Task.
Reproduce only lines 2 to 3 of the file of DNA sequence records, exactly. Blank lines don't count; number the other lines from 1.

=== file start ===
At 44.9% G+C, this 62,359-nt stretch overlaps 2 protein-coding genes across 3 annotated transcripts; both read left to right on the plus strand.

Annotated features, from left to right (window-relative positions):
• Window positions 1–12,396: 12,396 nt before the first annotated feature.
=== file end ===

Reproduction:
Annotated features, from left to right (window-relative positions):
• Window positions 1–12,396: 12,396 nt before the first annotated feature.